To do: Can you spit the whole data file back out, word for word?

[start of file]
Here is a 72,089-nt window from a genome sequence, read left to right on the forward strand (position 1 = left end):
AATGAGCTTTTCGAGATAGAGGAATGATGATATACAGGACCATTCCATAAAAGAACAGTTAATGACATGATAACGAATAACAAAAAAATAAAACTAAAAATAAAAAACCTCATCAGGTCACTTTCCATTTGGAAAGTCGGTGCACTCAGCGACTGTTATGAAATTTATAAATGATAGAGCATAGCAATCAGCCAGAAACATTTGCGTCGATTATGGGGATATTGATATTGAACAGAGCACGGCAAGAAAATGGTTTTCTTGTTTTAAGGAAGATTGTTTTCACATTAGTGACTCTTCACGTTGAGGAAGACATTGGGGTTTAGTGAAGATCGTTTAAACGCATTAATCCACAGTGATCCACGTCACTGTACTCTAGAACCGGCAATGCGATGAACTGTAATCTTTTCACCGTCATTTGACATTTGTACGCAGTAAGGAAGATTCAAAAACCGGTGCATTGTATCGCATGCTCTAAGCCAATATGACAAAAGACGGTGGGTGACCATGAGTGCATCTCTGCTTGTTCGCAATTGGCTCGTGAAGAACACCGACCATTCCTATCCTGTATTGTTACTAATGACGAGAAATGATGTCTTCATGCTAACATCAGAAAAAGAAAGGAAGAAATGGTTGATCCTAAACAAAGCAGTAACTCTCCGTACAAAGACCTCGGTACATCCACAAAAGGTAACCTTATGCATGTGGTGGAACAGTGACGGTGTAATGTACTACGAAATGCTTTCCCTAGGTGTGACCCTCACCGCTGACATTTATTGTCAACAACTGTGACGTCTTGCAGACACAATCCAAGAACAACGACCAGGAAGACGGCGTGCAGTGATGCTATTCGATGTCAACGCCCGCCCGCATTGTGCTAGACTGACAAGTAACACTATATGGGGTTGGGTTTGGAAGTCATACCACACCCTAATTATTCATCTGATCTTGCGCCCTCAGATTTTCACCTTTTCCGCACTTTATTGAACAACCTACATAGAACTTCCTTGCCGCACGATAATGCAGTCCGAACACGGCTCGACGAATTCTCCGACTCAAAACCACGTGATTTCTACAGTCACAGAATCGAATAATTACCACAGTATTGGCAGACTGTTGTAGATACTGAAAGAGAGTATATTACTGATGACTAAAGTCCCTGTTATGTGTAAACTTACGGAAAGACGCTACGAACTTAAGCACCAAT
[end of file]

Here is a 72,089-nt window from a genome sequence, read left to right on the forward strand (position 1 = left end):
AATGAGCTTTTCGAGATAGAGGAATGATGATATACAGGACCATTCCATAAAAGAACAGTTAATGACATGATAACGAATAACAAAAAAATAAAACTAAAAATAAAAAACCTCATCAGGTCACTTTCCATTTGGAAAGTCGGTGCACTCAGCGACTGTTATGAAATTTATAAATGATAGAGCATAGCAATCAGCCAGAAACATTTGCGTCGATTATGGGGATATTGATATTGAACAGAGCACGGCAAGAAAATGGTTTTCTTGTTTTAAGGAAGATTGTTTTCACATTAGTGACTCTTCACGTTGAGGAAGACATTGGGGTTTAGTGAAGATCGTTTAAACGCATTAATCCACAGTGATCCACGTCACTGTACTCTAGAACCGGCAATGCGATGAACTGTAATCTTTTCACCGTCATTTGACATTTGTACGCAGTAAGGAAGATTCAAAAACCGGTGCATTGTATCGCATGCTCTAAGCCAATATGACAAAAGACGGTGGGTGACCATGAGTGCATCTCTGCTTGTTCGCAATTGGCTCGTGAAGAACACCGACCATTCCTATCCTGTATTGTTACTAATGACGAGAAATGATGTCTTCATGCTAACATCAGAAAAAGAAAGGAAGAAATGGTTGATCCTAAACAAAGCAGTAACTCTCCGTACAAAGACCTCGGTACATCCACAAAAGGTAACCTTATGCATGTGGTGGAACAGTGACGGTGTAATGTACTACGAAATGCTTTCCCTAGGTGTGACCCTCACCGCTGACATTTATTGTCAACAACTGTGACGTCTTGCAGACACAATCCAAGAACAACGACCAGGAAGACGGCGTGCAGTGATGCTATTCGATGTCAACGCCCGCCCGCATTGTGCTAGACTGACAAGTAACACTATATGGGGTTGGGTTTGGAAGTCATACCACACCCTAATTATTCATCTGATCTTGCGCCCTCAGATTTTCACCTTTTCCGCACTTTATTGAACAACCTACATAGAACTTCCTTGCCGCACGATAATGCAGTCCGAACACGGCTCGACGAATTCTCCGACTCAAAACCACGTGATTTCTACAGTCACAGAATCGAATAATTACCACAGTATTGGCAGACTGTTGTAGATACTGAAAGAGAGTATATTACTGATGACTAAAGTCCCTGTTATGTGTAAACTTACGGAAAGACGCTACGAACTTAAGCACCAAT